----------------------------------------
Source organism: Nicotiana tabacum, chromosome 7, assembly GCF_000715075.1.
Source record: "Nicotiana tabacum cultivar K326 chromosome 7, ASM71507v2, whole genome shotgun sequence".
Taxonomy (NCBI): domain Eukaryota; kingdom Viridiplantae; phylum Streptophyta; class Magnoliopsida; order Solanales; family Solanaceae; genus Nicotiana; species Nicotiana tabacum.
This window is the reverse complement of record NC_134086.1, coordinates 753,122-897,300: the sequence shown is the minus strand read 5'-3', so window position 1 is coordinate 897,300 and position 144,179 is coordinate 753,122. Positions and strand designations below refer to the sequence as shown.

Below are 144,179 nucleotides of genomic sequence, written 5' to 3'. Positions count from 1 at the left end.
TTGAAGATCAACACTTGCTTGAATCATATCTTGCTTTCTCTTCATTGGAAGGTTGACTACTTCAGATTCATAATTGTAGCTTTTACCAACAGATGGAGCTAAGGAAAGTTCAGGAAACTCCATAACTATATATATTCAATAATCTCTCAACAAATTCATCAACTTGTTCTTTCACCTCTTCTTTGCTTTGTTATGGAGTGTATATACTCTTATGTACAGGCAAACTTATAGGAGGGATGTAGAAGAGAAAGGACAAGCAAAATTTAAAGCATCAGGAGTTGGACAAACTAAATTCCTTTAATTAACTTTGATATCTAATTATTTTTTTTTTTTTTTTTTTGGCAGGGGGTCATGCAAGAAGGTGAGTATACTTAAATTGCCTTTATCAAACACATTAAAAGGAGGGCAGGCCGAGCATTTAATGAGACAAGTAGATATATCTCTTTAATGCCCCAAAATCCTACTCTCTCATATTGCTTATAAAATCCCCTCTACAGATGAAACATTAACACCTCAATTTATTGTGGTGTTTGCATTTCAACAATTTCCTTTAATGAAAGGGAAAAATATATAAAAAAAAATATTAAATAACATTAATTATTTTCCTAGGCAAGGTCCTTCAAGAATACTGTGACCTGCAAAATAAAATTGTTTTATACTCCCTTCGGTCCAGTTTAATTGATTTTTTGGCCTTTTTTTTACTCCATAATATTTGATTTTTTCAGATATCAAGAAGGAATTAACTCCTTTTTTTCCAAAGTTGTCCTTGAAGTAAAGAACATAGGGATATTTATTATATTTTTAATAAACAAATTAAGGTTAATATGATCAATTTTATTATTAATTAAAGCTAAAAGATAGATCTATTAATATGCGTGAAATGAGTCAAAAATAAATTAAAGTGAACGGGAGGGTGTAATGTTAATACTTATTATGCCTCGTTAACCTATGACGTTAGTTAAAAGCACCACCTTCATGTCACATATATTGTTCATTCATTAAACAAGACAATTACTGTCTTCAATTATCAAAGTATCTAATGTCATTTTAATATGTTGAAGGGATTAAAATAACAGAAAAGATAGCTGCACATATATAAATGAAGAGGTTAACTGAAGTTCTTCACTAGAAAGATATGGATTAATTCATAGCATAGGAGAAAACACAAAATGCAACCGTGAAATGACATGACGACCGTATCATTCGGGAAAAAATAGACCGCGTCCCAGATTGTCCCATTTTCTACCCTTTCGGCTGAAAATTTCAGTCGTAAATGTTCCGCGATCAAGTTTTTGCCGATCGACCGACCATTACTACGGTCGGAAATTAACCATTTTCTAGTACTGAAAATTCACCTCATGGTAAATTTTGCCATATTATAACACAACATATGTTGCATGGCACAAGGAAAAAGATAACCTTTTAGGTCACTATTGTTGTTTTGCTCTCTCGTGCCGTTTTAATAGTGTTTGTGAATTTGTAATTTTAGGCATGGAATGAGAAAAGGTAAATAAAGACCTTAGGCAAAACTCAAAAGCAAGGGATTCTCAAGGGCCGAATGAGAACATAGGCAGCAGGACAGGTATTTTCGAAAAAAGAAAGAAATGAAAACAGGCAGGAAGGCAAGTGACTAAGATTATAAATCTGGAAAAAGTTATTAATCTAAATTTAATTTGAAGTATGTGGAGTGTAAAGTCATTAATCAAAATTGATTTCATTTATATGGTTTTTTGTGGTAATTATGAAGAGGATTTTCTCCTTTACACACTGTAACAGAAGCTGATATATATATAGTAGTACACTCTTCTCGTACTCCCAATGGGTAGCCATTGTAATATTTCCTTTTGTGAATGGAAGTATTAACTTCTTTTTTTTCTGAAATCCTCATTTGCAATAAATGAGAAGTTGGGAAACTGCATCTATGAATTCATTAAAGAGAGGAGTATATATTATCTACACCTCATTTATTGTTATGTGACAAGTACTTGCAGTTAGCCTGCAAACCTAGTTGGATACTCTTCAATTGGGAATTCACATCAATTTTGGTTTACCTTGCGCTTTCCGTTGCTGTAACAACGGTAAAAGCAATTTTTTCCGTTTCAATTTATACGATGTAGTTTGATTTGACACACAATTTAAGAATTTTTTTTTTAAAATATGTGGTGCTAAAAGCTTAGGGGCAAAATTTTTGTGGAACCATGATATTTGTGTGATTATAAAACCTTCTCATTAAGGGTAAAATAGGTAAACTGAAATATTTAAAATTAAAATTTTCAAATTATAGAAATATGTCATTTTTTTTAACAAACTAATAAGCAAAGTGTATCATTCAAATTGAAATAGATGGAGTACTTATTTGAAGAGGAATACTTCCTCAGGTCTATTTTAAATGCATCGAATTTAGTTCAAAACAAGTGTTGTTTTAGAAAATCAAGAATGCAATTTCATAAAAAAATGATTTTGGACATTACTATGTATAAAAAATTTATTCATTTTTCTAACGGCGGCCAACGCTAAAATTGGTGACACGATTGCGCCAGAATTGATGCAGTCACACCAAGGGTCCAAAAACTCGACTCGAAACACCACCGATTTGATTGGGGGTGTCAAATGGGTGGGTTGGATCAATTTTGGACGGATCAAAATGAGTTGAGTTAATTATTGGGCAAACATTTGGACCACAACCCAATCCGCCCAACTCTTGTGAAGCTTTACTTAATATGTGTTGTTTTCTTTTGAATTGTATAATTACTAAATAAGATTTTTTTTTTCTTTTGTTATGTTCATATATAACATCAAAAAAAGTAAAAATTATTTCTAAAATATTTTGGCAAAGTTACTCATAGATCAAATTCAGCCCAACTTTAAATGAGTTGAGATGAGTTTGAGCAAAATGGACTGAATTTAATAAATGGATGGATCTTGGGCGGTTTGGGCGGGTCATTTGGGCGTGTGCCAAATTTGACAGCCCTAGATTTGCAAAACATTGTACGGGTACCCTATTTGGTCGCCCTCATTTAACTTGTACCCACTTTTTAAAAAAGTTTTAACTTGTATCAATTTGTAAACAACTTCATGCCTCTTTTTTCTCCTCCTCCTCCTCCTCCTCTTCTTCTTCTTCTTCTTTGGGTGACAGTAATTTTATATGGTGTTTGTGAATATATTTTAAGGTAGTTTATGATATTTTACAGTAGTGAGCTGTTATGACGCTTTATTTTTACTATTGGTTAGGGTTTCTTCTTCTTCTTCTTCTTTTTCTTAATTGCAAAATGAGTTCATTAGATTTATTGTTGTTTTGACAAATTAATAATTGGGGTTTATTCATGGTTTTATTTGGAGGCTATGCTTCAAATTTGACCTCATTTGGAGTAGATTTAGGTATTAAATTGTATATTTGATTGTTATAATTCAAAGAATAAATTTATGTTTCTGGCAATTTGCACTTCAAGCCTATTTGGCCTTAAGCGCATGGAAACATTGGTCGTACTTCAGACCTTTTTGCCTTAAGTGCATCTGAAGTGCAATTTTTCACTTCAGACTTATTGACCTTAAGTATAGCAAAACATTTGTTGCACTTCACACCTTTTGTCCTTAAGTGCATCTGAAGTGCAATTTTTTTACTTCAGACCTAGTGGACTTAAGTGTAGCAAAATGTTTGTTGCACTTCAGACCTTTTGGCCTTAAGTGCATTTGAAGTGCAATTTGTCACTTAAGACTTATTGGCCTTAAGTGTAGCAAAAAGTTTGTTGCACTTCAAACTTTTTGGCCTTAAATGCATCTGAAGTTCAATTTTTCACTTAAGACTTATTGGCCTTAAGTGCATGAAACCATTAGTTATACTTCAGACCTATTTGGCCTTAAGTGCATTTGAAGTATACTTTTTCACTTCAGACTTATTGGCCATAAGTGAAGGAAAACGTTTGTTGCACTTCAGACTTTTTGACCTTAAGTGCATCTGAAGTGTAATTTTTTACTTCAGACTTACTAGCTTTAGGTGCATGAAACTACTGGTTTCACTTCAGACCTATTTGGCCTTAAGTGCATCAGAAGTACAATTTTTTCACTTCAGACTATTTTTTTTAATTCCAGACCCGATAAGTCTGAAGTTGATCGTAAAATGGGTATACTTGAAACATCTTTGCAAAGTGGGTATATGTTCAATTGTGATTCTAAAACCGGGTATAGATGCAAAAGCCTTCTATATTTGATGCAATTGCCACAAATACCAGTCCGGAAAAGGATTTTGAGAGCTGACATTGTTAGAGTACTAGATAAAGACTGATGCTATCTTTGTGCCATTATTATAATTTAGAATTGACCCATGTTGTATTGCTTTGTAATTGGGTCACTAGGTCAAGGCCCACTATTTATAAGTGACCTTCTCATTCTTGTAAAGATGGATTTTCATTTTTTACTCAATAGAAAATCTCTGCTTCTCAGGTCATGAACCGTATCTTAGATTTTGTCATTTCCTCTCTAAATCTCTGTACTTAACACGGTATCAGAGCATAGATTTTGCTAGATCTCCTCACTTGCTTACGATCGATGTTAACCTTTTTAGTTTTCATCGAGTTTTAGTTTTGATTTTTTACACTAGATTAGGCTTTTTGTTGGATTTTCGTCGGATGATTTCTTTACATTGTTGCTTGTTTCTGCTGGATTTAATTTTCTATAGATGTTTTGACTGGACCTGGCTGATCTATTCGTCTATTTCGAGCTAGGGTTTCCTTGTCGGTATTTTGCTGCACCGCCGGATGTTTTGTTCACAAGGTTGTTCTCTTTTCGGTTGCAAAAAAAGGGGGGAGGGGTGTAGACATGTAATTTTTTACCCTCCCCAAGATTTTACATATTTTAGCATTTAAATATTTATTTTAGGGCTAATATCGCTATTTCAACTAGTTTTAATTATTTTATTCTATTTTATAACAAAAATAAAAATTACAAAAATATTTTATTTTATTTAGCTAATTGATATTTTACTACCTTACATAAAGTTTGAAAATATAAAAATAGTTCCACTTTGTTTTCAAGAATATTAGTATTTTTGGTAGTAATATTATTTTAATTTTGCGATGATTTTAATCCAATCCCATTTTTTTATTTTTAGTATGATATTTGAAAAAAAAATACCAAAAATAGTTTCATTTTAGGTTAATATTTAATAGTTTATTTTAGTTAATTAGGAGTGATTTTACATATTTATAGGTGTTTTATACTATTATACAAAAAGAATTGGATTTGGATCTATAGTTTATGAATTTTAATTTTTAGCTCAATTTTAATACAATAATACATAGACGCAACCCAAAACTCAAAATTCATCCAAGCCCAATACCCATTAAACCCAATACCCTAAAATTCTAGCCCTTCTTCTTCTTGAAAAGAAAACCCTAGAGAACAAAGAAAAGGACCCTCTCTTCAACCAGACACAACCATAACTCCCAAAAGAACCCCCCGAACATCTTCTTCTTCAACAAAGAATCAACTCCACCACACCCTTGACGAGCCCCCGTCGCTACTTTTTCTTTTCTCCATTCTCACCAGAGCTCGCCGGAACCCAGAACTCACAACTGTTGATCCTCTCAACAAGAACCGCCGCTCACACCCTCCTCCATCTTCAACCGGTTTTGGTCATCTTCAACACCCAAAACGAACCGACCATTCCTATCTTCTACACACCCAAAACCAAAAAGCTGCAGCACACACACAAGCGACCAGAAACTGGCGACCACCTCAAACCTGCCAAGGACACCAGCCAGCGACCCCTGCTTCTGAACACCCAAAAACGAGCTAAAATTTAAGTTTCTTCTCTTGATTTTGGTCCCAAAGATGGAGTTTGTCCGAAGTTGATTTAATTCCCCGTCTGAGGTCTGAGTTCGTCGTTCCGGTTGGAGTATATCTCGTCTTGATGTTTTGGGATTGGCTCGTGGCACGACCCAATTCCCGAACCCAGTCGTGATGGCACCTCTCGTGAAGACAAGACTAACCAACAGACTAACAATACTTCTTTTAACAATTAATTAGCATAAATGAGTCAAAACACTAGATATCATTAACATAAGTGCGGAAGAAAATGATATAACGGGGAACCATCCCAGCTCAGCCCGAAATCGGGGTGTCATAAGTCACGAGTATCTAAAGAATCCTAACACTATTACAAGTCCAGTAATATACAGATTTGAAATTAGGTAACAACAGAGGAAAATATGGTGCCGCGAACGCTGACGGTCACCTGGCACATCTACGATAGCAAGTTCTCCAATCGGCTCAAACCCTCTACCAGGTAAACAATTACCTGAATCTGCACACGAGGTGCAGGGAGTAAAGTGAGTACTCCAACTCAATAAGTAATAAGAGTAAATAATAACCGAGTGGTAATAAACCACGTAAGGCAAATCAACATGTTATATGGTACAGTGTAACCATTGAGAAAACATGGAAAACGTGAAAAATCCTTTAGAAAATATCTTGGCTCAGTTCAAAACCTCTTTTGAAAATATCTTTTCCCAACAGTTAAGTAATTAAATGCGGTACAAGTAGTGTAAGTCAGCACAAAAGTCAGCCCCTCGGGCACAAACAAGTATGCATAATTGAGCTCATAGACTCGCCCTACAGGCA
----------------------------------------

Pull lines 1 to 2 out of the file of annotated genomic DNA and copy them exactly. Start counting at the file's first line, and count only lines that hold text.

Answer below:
Source organism: Nicotiana tabacum, chromosome 7, assembly GCF_000715075.1.
Source record: "Nicotiana tabacum cultivar K326 chromosome 7, ASM71507v2, whole genome shotgun sequence".